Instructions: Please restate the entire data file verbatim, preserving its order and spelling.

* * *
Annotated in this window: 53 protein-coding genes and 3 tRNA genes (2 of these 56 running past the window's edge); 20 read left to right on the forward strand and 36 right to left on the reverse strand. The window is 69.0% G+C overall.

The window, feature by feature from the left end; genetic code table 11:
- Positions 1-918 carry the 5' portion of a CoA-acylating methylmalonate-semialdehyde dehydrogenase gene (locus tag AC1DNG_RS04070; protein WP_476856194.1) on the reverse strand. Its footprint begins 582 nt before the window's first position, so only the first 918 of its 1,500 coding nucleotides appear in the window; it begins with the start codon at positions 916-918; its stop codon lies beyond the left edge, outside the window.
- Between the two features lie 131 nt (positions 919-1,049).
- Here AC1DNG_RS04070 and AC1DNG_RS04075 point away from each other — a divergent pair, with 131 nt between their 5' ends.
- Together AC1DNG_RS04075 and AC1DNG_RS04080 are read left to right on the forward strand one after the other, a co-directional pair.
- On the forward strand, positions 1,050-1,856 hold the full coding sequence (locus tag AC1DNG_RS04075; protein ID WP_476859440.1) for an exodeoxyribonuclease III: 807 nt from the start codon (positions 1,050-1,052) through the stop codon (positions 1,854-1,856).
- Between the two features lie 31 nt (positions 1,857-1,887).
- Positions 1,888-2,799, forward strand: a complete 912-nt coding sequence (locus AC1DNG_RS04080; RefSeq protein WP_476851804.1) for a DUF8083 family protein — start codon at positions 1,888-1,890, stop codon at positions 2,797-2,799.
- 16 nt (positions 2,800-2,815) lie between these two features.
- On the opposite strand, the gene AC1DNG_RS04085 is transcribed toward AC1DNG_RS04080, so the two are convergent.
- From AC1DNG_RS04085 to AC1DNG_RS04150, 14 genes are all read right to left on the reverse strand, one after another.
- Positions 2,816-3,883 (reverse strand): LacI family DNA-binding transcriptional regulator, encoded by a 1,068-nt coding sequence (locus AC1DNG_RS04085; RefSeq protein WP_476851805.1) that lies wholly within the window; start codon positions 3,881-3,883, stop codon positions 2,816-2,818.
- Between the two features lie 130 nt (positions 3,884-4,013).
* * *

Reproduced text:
Annotated in this window: 53 protein-coding genes and 3 tRNA genes (2 of these 56 running past the window's edge); 20 read left to right on the forward strand and 36 right to left on the reverse strand. The window is 69.0% G+C overall.

The window, feature by feature from the left end; genetic code table 11:
- Positions 1-918 carry the 5' portion of a CoA-acylating methylmalonate-semialdehyde dehydrogenase gene (locus tag AC1DNG_RS04070; protein WP_476856194.1) on the reverse strand. Its footprint begins 582 nt before the window's first position, so only the first 918 of its 1,500 coding nucleotides appear in the window; it begins with the start codon at positions 916-918; its stop codon lies beyond the left edge, outside the window.
- Between the two features lie 131 nt (positions 919-1,049).
- Here AC1DNG_RS04070 and AC1DNG_RS04075 point away from each other — a divergent pair, with 131 nt between their 5' ends.
- Together AC1DNG_RS04075 and AC1DNG_RS04080 are read left to right on the forward strand one after the other, a co-directional pair.
- On the forward strand, positions 1,050-1,856 hold the full coding sequence (locus tag AC1DNG_RS04075; protein ID WP_476859440.1) for an exodeoxyribonuclease III: 807 nt from the start codon (positions 1,050-1,052) through the stop codon (positions 1,854-1,856).
- Between the two features lie 31 nt (positions 1,857-1,887).
- Positions 1,888-2,799, forward strand: a complete 912-nt coding sequence (locus AC1DNG_RS04080; RefSeq protein WP_476851804.1) for a DUF8083 family protein — start codon at positions 1,888-1,890, stop codon at positions 2,797-2,799.
- 16 nt (positions 2,800-2,815) lie between these two features.
- On the opposite strand, the gene AC1DNG_RS04085 is transcribed toward AC1DNG_RS04080, so the two are convergent.
- From AC1DNG_RS04085 to AC1DNG_RS04150, 14 genes are all read right to left on the reverse strand, one after another.
- Positions 2,816-3,883 (reverse strand): LacI family DNA-binding transcriptional regulator, encoded by a 1,068-nt coding sequence (locus AC1DNG_RS04085; RefSeq protein WP_476851805.1) that lies wholly within the window; start codon positions 3,881-3,883, stop codon positions 2,816-2,818.
- Between the two features lie 130 nt (positions 3,884-4,013).